In the past decade, Ed Tullett has served as a primary songwriter, producer, and contributor on countless records, spanning five projects (including Novo Amor and Hailaker). But with Lowswimmer - his first solo endeavour - he invites us into a world crafted from a vision that’s decidedly his own. Marked by the orchestral opulence Tullett is known for, but paired with a sense of novel intimacy, Lowswimmer’s ‘Red-Eye Effect’ is a collection of songs concerned as much with rearview reflection as they are a hopeful sense of venturing forward.

On ‘Red-Eye Effect’ - featuring many longtime collaborators (S. Carey, Ali Lacey of Novo Amor, Ella Williams of Squirrel Flower, and Jemima Coulter of Hailaker) - Ed Tullett peers into the faded Polaroid of his past and constructs sonic worlds that echo with the auditory artifacts of his late 90s childhood. Synths blip and drone like the soundtrack to the earliest Millennial video game adventures, guitars jangle with the warmth they had resonating against the four bedroom walls of youth. But the nostalgia is paralleled by production that celebrates a future tense. Trumpets usher in the fanfare of the turning century, strings soar into extraterrestrial oblivion, reaching for contact with a forthcoming world. ‘On Red-Eye Effect’ we are always teetering on the edge of looking back and starting over.

These equal and opposite forces are ever-present throughout the album's ten songs, which were in part influenced by a documentary Tullett watched about the making of London’s Millennium Dome. The structure - which opened on New Year’s Eve in 1999 and housed an exhibition celebrating the beginning of the 21st century - was a hugely costly and politically controversial project. But despite the fact that it was deemed a disappointment when it failed to attract even half of the customers its sponsors had predicted, it is nevertheless an astonishing accomplishment - one of the largest buildings in the world by usable space and now one of the most successful venues for live music.

The Dome seems an apt metaphor for this record's themes - the starry-eyed way we look toward the future and the impulse to enshrine our past. But also the way that hope, sometimes misguided, can intertwine with fear and potential disillusionment.

The songs on ‘Red-Eye Effect’ vibrate with this particular sense of complex awe, as on album opener ‘Goldenrod’ which begins with a rustling synth that invokes the glittering videogame city from which the track derives its name. (Anyone who had a Gameboy or grew up trading Pokémon cards will catch the reference, and that’s part of the point). “Think differently,” Tullett and collaborator Bailyerp begin. “The way you are now isn’t what you want,” they assert, hinting at the yearning for metamorphosis that permeates the record’s unfolding. The song grows around the acoustic guitar as synths whir, building to the crescendo of drums entering, a euphoria full of questions, a desire for transformation that comes only with the willingness to self-explore.

But the vulnerability inherent in self-exploration is ever-present here, too. On ‘Can’t Be By Myself’ pianos click along searchingly as Tullett’s falsetto acknowledges the fear of being alone and the realisation that he needs others to grow into the person he wants to become. Tullett is joined here vocally by some of his actual community - Squirrel Flower’s Ella Williams and Ali Lacey of Novo Amor.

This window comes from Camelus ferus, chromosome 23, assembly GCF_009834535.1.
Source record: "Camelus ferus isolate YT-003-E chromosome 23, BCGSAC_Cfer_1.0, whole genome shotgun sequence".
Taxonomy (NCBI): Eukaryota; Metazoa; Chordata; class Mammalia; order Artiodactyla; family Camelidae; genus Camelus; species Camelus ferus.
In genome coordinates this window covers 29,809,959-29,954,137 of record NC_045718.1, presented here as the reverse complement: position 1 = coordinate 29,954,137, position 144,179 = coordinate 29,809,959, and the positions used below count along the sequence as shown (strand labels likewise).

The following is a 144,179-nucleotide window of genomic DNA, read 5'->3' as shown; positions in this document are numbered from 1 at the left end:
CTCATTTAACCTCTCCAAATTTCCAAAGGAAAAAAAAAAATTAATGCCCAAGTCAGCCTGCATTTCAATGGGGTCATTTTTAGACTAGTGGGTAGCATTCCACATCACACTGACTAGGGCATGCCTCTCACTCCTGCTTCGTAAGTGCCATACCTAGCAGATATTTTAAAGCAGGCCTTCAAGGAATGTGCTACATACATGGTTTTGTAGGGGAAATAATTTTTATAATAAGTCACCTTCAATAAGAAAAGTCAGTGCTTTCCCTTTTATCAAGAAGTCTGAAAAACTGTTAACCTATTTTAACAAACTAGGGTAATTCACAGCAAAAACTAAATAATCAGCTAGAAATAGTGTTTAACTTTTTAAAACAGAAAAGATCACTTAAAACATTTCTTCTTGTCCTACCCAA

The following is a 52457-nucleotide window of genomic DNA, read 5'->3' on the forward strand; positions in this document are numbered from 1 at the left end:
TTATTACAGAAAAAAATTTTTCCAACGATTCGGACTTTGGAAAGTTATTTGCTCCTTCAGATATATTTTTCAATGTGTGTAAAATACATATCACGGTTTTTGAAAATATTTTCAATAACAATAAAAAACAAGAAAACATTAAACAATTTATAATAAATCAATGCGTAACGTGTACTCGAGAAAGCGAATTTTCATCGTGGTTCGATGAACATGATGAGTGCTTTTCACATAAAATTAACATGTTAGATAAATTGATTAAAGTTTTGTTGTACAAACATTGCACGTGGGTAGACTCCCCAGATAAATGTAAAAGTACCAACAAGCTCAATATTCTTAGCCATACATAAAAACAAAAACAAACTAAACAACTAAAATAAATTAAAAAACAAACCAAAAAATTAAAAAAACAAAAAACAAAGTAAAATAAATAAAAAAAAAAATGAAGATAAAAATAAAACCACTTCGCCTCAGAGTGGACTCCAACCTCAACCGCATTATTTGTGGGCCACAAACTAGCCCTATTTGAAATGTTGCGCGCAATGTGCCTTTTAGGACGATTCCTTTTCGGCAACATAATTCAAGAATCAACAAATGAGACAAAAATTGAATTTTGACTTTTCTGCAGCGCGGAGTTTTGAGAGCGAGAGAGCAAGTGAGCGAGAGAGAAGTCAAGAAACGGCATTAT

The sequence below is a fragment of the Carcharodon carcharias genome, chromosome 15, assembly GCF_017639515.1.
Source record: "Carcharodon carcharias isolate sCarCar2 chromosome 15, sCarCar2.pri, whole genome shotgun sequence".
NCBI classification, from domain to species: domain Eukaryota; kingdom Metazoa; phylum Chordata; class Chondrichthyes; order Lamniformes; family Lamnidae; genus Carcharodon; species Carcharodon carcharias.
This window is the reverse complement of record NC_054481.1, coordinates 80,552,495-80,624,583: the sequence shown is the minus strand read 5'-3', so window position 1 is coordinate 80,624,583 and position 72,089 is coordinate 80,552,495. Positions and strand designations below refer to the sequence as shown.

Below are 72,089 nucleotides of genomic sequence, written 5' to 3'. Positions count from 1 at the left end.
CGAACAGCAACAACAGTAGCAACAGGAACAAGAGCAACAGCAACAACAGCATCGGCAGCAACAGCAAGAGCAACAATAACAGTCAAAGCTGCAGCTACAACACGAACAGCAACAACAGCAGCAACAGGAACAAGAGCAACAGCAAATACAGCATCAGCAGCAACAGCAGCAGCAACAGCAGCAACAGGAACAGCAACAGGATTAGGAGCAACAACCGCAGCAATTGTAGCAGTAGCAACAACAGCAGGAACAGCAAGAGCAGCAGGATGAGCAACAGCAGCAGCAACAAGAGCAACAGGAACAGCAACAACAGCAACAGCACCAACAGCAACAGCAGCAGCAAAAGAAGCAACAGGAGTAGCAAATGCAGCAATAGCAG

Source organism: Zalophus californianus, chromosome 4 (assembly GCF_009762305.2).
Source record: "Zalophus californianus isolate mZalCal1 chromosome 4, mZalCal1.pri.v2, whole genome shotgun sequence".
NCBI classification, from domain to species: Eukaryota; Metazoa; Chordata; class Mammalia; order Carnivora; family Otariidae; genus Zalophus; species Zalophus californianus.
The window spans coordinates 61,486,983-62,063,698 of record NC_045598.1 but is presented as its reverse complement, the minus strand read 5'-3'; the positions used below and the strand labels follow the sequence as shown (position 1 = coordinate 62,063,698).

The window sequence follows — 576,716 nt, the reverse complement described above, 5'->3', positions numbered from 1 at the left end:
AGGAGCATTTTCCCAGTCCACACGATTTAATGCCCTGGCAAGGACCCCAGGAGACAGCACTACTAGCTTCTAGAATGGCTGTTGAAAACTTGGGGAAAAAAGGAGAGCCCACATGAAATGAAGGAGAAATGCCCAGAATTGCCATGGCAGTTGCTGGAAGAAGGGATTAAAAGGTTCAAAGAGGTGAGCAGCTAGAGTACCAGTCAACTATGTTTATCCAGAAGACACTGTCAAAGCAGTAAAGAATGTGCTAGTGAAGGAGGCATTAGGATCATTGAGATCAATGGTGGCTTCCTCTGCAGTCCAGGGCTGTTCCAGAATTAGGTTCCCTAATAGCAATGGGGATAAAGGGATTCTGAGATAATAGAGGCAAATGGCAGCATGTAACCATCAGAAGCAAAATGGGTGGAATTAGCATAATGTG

The three sing to the threshold of instrumental shift: trumpets enter ecstatically even as the rest of the instrumentation drips with a sort of mourning, these two sensations held in tandem and opposition.

Throughout the record, the songs are themselves instrumentally roving and expansive. They start tight like acorns, before bursting out of their shells and digging into the earth, billowing in all directions. As on ‘In Five’, in which Tullett grapples with the demise of a partnership and the tenuous acceptance that each party might be better off on their own. “Would you feel seen if I / brought up giving up?” he asks - the painful acknowledgement that sometimes the most direct path towards growth is letting go. He’s joined vocally by S. Carey, who’s collaborated on multiple Tullett projects, including the first Lowswimmer album ‘Glasshouse 1’, as well the Hailaker single ‘Wavepool’. Here, the two singers’ voices lilt an octave apart, Carey’s keeping us rooted throughout the song's shuffling build like a friend keeping us centered through a time of unpredicted change. The song opens out over a bed of strings and rattly drums and despite the pain, we feel certain that there is light just up ahead.

All of these songs seem to be tumbling forth toward album closer, ‘Millennium’ a collage of imagery invoking the turn of the century. Strings blossom, full of both eagerness and hesitation, building to the height of the record before disappearing abruptly with the potency of a gasp. We’re left with the subtle strums of an acoustic guitar, the sounds of voices chattering at a distance, and a single string drawing out its final breath.

In their simultaneous intimacy and grandeur, the songs on ‘Red-Eye Effect’ emulate the sense of emotional release that comes from facing moments of transition head on. In listening, we’re reminded that we can pierce the fold of our memory and venture forward at the same time, carrying with us all the hope, fear, and potential for disillusionment, but journeying on nevertheless. Change is inevitable. The new century will come. All we can do is try to nurture the version of ourselves we want to meet on the other side.

by A.O Gerber